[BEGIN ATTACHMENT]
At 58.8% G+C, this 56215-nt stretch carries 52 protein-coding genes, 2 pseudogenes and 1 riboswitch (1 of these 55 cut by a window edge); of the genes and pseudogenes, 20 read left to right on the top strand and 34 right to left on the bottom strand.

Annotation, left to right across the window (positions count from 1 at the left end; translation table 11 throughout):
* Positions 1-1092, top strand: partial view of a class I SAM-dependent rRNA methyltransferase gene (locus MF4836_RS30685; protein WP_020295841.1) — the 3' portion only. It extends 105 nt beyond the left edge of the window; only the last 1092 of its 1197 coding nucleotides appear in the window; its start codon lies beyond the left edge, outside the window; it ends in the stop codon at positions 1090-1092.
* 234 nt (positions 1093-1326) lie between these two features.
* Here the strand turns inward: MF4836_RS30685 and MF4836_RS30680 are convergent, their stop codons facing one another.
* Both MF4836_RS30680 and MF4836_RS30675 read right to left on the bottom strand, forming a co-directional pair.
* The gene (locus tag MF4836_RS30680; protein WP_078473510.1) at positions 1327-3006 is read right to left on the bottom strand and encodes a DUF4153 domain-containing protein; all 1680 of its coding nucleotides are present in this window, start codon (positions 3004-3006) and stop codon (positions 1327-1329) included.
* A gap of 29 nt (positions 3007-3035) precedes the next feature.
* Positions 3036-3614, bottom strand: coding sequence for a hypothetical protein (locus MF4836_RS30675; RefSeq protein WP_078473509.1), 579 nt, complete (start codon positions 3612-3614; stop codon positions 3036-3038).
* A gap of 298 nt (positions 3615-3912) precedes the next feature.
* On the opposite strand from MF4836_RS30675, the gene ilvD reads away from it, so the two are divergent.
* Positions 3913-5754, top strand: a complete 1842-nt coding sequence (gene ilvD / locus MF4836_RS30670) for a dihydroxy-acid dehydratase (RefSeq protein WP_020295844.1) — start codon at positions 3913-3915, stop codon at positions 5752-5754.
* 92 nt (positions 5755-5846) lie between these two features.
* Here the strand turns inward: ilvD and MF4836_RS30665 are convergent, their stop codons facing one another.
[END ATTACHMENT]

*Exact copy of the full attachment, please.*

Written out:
At 58.8% G+C, this 56215-nt stretch carries 52 protein-coding genes, 2 pseudogenes and 1 riboswitch (1 of these 55 cut by a window edge); of the genes and pseudogenes, 20 read left to right on the top strand and 34 right to left on the bottom strand.

Annotation, left to right across the window (positions count from 1 at the left end; translation table 11 throughout):
* Positions 1-1092, top strand: partial view of a class I SAM-dependent rRNA methyltransferase gene (locus MF4836_RS30685; protein WP_020295841.1) — the 3' portion only. It extends 105 nt beyond the left edge of the window; only the last 1092 of its 1197 coding nucleotides appear in the window; its start codon lies beyond the left edge, outside the window; it ends in the stop codon at positions 1090-1092.
* 234 nt (positions 1093-1326) lie between these two features.
* Here the strand turns inward: MF4836_RS30685 and MF4836_RS30680 are convergent, their stop codons facing one another.
* Both MF4836_RS30680 and MF4836_RS30675 read right to left on the bottom strand, forming a co-directional pair.
* The gene (locus tag MF4836_RS30680; protein WP_078473510.1) at positions 1327-3006 is read right to left on the bottom strand and encodes a DUF4153 domain-containing protein; all 1680 of its coding nucleotides are present in this window, start codon (positions 3004-3006) and stop codon (positions 1327-1329) included.
* A gap of 29 nt (positions 3007-3035) precedes the next feature.
* Positions 3036-3614, bottom strand: coding sequence for a hypothetical protein (locus MF4836_RS30675; RefSeq protein WP_078473509.1), 579 nt, complete (start codon positions 3612-3614; stop codon positions 3036-3038).
* A gap of 298 nt (positions 3615-3912) precedes the next feature.
* On the opposite strand from MF4836_RS30675, the gene ilvD reads away from it, so the two are divergent.
* Positions 3913-5754, top strand: a complete 1842-nt coding sequence (gene ilvD / locus MF4836_RS30670) for a dihydroxy-acid dehydratase (RefSeq protein WP_020295844.1) — start codon at positions 3913-3915, stop codon at positions 5752-5754.
* 92 nt (positions 5755-5846) lie between these two features.
* Here the strand turns inward: ilvD and MF4836_RS30665 are convergent, their stop codons facing one another.